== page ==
Sir Aaron Klug

From the Laboratory to the Clinic: Towards Therapeutic Applications of Engineered Zinc Finger Protein


Abstract

The switching on (or “expression”) of a gene is brought about by the binding of a set of specific proteins, called transcription factors, to the DNA in a special (regulatory) region of the gene. This is the first step in a pathway leading to the eventual product of the gene, a protein (or RNA).

The most frequently used class of transcription factors in the human genome are called zinc fingers, so-called because they contain short stretches of protein folded about a zinc ion and they grip or grasp the DNA double helix. Each finger recognizes the sequence of three successive DNA base pairs. The zinc finger motif was discovered in 1985 during our biochemical studies on a protein called TFIIIA which regulates the expression of certain genes in the frog, but it was subsequently found to be widespread throughout nature.

It has long been the goal of molecular biologists to design and construct DNA binding proteins for the specific control of gene expression. The natural zinc finger design is ideally suited for such purposes, discriminating between closely related DNA sequences both in vitro and in vivo. Whereas other DNA binding proteins generally make use of the 2-fold symmetry of the double helix, zinc fingers do not, and so can be linked linearly in tandem to recognize DNA sequences of different lengths, with high fidelity. This modular design offers a large number of combinatorial possibilities for the specific recognition of DNA. By fusing zinc finger peptides to repression or activation domains, genes can be selectively targeted, and switched off and on. More generally, using other effector domains, genes can be manipulated. Over the last twenty years my colleagues and I have been developing the technology for practical applications of gene regulation, whereby virtually any human gene can be specifically targeted.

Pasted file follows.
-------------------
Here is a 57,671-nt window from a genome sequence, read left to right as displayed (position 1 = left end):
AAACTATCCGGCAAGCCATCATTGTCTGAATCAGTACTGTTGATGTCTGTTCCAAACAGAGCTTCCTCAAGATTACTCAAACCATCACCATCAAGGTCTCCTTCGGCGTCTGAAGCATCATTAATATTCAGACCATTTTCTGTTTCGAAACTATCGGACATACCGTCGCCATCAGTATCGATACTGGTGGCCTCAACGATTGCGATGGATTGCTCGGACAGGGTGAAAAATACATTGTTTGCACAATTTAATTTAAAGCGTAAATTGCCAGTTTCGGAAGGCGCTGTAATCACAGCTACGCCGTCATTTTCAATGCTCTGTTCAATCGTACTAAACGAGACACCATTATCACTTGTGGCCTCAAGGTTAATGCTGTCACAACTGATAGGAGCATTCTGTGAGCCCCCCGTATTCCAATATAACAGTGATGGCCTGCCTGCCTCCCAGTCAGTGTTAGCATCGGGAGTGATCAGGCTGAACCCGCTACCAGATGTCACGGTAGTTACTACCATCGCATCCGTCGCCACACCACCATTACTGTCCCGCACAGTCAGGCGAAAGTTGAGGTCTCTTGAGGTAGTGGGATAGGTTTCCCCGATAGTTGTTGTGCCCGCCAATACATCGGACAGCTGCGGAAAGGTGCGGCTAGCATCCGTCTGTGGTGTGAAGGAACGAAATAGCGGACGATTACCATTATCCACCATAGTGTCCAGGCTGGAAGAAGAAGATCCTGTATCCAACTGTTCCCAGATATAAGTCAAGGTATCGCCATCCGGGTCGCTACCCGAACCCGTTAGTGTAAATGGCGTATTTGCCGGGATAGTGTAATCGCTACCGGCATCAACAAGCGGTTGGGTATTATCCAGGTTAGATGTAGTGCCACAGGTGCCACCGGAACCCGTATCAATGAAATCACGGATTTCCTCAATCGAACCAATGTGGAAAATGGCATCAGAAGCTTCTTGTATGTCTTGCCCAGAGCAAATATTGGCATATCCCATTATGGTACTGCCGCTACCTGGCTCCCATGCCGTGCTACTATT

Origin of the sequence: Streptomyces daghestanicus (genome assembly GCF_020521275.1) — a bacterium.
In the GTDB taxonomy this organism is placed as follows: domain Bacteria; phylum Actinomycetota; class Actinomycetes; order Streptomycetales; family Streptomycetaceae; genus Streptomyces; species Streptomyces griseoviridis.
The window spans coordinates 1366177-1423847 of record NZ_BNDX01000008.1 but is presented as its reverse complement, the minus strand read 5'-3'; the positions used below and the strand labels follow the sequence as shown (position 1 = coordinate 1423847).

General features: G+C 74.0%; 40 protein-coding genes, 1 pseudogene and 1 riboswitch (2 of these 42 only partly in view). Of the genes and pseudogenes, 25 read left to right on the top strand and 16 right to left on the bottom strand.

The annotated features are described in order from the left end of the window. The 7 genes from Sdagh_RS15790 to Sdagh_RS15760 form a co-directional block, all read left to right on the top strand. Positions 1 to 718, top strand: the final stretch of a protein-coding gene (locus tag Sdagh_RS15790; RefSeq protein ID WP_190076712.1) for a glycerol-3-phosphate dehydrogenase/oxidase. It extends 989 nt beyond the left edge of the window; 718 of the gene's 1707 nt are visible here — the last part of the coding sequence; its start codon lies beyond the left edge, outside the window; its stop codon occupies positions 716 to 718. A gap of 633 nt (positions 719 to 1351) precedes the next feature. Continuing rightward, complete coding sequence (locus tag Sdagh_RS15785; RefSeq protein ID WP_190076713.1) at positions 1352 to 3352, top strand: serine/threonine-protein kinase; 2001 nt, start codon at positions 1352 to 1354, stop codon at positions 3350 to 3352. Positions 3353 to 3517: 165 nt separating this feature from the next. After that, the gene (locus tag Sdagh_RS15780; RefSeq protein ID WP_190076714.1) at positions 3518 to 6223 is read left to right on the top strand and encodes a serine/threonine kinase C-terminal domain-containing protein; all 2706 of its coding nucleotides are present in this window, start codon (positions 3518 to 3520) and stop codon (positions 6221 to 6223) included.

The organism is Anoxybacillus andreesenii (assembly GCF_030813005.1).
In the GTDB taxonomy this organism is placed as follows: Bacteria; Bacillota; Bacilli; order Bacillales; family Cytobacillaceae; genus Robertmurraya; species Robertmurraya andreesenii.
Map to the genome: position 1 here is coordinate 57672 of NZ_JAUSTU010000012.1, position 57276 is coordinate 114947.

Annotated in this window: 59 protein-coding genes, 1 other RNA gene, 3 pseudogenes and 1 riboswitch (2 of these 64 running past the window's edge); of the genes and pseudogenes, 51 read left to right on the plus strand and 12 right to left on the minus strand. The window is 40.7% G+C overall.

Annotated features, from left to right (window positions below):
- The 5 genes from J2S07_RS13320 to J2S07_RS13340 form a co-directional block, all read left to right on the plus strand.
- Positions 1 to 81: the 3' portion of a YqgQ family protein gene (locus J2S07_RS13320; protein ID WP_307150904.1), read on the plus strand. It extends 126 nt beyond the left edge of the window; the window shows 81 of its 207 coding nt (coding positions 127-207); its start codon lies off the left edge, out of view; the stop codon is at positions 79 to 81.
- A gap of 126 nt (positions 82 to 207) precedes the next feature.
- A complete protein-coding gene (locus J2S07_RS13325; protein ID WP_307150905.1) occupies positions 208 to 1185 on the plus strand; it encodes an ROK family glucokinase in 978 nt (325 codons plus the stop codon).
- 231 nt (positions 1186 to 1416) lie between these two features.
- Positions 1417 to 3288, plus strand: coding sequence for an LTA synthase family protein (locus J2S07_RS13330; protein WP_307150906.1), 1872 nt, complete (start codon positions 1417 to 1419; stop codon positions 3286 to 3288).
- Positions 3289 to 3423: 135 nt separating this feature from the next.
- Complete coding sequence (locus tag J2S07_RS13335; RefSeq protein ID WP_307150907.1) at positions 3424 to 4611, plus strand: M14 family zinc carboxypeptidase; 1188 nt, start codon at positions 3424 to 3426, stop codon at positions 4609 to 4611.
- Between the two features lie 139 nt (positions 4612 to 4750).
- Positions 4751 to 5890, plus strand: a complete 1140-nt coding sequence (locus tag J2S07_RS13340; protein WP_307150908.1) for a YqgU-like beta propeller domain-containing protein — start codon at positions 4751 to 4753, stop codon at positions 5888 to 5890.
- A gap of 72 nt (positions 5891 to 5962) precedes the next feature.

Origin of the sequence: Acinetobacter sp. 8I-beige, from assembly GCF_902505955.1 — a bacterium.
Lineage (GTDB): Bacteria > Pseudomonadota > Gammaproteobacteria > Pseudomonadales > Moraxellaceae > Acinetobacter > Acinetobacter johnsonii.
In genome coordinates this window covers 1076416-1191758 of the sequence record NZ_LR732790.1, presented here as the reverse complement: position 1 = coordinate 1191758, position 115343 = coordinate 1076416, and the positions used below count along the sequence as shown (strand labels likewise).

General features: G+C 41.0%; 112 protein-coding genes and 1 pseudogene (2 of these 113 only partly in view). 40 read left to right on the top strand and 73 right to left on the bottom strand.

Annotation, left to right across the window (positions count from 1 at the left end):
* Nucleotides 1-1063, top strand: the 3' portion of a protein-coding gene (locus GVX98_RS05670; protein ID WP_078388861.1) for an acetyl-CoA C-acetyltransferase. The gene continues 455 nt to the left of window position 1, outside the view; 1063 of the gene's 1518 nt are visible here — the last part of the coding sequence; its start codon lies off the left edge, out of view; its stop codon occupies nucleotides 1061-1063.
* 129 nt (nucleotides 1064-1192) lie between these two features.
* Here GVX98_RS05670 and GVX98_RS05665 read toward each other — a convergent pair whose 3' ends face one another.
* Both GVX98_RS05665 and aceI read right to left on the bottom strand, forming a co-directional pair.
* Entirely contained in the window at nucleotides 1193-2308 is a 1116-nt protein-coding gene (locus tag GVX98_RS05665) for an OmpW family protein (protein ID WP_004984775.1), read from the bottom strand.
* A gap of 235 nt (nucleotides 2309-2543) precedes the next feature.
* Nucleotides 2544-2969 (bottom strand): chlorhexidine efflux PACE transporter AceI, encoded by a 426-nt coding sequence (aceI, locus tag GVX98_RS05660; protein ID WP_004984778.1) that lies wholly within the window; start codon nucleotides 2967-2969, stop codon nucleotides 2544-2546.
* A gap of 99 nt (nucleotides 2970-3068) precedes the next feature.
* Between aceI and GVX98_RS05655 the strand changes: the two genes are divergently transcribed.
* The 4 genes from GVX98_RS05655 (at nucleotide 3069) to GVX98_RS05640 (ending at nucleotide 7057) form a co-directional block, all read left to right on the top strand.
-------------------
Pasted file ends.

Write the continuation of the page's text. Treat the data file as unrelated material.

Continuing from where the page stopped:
Several recent applications of such engineered chimeric zinc finger proteins (ZFPs) are described, including the activation of vascular endothelial growth factor (VEGF) in a human cell line and in an animal model. Clinical trials have recently begun on using VEGF-activating ZFPs to treat human peripheral arterial obstructive disease, by stimulating vascular growth.

Also in progress are pre-clinical studies using chimeric zinc finger nucleases to target the defective genes in two single gene disorders, severe combined immunodeficiency disease (SCID) and sickle cell anaemia (SCA). The aim is to replace them in each case by a correct copy from an extrachromosomal DNA donor by means of the natural process of homologous recombination. Promising results have been reported.


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